Planning

The Greater Thames Marshes NIA sits within a region under intense pressures for development, from the need to provide more housing to supporting economic growth in the UK. High quality green spaces can support these objectives, but for the NIA to succeed, we need to use innovative mechanisms to ensure development doesn’t come at the cost of the natural environment.

Planning Policy Advice

Using best practice demonstrated in other NIAs, the Greater Thames Marshes NIA has commissioned the development of a planning policy guidance note to support Local Authorities and developers.

This Advice Note has been produced to ensure that the aims and objectives of the Greater Thames Marshes Nature Improvement Area (the NIA) are incorporated into Local Plans and development proposals. It contains a suggested policy that should be incorporated into Local Plans in line with the National Planning Policy Framework paragraph 117, development management advice, and a list of expected enhancements that can be incorporated into all scales of development.

This guidance note is now available for download.

Biodiversity Offsetting

By extending and adding value to existing studies, the NIA will test the effectiveness of recent innovations to deliver environmental benefits in an area that is under intensive pressure for change.

Biodiversity Offsetting is a market-based conservation tool designed to offer an improved mechanism for developers and local planning authorities to achieve no-net-loss of biodiversity from development activity.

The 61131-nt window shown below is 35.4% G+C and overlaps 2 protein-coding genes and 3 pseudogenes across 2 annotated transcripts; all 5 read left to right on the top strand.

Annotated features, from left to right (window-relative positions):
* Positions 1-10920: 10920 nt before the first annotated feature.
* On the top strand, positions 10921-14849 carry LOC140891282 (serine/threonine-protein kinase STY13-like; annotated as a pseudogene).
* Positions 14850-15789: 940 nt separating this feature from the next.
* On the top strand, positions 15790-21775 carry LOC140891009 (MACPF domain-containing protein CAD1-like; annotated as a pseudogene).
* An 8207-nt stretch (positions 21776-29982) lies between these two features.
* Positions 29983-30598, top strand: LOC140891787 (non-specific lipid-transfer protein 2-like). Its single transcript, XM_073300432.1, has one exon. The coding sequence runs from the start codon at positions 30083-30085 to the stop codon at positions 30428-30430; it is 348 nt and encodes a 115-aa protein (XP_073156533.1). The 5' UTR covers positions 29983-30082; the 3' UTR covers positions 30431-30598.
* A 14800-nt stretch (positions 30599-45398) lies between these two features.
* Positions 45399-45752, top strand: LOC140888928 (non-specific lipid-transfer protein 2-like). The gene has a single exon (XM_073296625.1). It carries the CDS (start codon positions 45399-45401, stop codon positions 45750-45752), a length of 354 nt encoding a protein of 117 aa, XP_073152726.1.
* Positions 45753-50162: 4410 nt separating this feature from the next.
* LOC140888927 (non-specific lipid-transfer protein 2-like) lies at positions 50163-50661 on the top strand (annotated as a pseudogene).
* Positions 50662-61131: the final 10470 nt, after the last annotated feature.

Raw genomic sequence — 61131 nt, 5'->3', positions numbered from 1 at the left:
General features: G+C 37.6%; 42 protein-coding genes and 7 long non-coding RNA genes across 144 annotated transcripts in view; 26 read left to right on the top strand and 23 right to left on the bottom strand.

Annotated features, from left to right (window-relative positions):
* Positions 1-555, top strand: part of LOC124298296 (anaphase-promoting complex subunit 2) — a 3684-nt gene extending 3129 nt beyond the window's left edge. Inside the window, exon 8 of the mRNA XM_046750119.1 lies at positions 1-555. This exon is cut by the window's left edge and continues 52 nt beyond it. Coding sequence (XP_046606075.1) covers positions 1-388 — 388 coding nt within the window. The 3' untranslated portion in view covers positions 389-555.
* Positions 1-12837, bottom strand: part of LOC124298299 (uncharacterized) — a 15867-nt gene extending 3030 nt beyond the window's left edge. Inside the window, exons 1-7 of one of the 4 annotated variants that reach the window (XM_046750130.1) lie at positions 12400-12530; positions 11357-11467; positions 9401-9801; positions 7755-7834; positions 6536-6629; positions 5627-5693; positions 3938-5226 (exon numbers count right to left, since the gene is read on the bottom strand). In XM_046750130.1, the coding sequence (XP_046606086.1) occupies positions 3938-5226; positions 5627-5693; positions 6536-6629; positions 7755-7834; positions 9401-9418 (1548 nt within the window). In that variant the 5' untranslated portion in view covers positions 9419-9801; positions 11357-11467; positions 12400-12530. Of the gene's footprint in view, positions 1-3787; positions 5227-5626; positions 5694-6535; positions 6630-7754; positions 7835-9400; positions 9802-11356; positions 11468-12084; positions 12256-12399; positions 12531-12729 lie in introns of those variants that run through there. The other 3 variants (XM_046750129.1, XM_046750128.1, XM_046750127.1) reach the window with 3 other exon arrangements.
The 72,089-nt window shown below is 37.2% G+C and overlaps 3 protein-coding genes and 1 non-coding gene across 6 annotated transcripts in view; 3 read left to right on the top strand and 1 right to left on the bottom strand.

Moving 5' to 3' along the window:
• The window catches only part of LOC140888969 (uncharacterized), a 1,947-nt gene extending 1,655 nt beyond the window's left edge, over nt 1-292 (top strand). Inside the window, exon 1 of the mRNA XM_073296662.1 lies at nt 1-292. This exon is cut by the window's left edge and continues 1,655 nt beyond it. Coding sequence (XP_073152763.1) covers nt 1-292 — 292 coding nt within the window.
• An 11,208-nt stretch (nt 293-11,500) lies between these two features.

Defra has announced six pilot schemes to test this approach, one of these is being led by Essex County Council in partnership with six lower-tier authorities, including Basildon, Castle Point, Rochford and Thurrock. Click here to find out more about Biodiversity Offsetting.

The NIA funding will be used to uplift s.106 money to develop an exemplar scheme in the Thames Estuary. We will develop this into a case study and showcase our experiences to planners, developers and decision makers, making this NIA a national trailblazer.

Bird Disturbance and Sustainable Access Management

The North Kent Environmental Planning Group previously commissioned a study to help planners and developers make informed decisions about the relationship between shore based recreation and disturbance to birds, building on techniques developed in the Exe and Solent estuaries. Key findings included:

  • 37% of potential disturbance events that occurred on inter-tidal habitat resulted in a major flight
  • dog walkers accounted for 55% of all major bird flight observations, with a further 15% attributed to walkers without dogs

The GTM NIA is building on this work by commissioning further work to identify management toolkit for recreational activities which provide a direct link to need. This will enable the NIA to work with partners to identify best practice management at key sites to maintain a healthy balance between recreational use and conservation.

The Bird Disturbance Report is now available for download.

The Strategic Mitigation Report is now available for download. The North Kent Environmental Planning Group are leading on the implementation of the recommendations Рfor further information, please contact us.